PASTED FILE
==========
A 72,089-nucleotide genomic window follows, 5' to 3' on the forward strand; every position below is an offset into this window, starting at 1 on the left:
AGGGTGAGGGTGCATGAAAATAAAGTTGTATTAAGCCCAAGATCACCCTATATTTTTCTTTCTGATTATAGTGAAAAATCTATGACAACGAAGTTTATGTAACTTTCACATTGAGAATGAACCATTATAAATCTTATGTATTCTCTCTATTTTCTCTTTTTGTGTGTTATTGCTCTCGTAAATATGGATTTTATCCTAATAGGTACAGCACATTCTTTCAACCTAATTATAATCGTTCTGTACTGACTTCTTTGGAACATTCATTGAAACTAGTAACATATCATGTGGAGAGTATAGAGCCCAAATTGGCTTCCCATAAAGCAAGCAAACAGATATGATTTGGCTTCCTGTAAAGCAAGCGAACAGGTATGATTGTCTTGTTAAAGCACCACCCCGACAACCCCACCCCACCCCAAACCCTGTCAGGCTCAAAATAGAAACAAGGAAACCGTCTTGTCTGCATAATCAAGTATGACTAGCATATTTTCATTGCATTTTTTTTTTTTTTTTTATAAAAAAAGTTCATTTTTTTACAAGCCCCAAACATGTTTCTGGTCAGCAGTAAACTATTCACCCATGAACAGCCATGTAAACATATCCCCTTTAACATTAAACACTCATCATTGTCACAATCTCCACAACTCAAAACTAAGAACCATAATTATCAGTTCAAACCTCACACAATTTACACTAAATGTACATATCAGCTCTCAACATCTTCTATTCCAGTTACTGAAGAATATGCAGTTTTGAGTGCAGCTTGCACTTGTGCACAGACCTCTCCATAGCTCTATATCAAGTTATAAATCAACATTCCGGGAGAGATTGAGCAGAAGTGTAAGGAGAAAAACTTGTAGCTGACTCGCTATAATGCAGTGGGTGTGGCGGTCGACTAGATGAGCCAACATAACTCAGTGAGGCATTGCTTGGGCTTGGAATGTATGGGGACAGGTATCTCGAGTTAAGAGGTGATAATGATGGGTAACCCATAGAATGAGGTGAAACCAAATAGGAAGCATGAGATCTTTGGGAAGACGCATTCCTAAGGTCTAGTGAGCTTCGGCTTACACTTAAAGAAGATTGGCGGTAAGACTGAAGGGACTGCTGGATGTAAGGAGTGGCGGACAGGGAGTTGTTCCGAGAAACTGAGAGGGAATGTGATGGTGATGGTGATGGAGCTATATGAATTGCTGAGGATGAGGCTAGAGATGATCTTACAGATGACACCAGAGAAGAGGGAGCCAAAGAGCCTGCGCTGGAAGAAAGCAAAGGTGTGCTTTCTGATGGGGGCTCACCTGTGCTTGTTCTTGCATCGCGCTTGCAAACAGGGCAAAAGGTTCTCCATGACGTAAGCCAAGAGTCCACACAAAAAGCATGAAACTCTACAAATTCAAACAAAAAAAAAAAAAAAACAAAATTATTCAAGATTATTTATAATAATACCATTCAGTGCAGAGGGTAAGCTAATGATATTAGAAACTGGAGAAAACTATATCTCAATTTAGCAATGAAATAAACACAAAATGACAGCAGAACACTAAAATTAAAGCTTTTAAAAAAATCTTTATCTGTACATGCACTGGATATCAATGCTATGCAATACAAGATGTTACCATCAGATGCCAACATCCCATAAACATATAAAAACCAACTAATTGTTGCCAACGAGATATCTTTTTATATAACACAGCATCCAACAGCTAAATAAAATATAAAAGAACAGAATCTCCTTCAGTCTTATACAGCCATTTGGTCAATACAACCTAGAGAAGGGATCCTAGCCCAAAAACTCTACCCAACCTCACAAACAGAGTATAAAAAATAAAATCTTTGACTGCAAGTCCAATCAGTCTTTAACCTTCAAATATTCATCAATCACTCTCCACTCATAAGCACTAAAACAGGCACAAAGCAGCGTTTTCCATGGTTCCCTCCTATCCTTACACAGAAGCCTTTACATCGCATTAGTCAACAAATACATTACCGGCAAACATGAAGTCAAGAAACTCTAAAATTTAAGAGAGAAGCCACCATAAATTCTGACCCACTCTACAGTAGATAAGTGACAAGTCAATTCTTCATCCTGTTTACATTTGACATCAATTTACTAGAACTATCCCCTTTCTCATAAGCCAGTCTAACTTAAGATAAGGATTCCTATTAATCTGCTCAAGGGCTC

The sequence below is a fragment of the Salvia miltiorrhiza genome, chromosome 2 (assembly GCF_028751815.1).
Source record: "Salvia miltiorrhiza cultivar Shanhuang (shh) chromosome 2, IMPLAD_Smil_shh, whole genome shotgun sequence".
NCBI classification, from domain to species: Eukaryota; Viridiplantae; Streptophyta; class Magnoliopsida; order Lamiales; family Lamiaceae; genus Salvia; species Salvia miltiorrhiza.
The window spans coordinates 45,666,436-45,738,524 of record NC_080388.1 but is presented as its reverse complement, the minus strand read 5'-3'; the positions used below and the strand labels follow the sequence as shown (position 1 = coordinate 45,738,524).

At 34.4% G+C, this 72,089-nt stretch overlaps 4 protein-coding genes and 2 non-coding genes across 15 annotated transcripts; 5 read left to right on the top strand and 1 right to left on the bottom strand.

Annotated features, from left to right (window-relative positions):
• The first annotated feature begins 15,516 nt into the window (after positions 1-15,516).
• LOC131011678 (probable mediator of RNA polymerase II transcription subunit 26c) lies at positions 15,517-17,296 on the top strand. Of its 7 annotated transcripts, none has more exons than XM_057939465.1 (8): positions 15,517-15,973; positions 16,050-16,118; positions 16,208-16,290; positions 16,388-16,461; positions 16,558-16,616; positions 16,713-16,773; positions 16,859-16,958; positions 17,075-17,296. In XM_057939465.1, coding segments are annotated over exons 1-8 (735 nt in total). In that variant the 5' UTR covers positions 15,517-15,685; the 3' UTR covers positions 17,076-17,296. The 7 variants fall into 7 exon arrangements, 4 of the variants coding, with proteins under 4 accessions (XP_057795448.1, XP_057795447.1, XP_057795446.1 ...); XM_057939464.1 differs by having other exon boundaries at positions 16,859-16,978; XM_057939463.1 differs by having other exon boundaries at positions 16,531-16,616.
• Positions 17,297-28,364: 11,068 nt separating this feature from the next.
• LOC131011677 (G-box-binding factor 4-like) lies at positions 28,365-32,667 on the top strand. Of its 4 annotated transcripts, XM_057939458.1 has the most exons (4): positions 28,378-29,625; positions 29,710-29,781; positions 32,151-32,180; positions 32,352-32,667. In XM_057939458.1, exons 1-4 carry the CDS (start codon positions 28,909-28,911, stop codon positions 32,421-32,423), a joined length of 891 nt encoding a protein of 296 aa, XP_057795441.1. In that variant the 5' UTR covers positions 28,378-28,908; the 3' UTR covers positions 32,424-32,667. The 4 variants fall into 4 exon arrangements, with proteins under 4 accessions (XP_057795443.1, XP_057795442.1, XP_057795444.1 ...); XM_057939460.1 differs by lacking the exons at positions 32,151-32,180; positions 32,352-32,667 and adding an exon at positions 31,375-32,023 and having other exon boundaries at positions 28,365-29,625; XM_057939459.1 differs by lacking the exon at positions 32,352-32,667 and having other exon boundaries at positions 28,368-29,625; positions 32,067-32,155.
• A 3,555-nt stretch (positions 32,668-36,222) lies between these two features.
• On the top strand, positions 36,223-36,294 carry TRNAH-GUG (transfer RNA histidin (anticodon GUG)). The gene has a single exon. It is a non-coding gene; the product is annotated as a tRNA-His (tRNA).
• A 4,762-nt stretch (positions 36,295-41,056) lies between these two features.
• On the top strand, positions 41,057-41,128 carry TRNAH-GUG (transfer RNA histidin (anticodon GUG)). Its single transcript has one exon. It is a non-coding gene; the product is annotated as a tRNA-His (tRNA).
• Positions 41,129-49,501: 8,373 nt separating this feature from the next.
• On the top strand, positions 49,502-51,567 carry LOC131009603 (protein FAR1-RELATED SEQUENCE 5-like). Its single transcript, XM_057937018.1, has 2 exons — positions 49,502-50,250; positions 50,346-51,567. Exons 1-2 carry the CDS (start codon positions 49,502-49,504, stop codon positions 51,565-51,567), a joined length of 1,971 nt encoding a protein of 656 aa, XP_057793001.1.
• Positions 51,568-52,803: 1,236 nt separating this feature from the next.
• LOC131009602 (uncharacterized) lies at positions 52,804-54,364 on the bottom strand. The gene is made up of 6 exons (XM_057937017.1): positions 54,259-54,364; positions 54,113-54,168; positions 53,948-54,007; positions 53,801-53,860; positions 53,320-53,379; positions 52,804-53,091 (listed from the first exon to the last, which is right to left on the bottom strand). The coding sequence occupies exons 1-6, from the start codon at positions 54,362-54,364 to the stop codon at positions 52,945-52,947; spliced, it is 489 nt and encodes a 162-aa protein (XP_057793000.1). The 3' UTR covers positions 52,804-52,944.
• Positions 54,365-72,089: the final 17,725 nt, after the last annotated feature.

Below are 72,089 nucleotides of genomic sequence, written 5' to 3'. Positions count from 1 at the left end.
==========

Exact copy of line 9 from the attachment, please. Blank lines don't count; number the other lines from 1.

• The first annotated feature begins 15,516 nt into the window (after positions 1-15,516).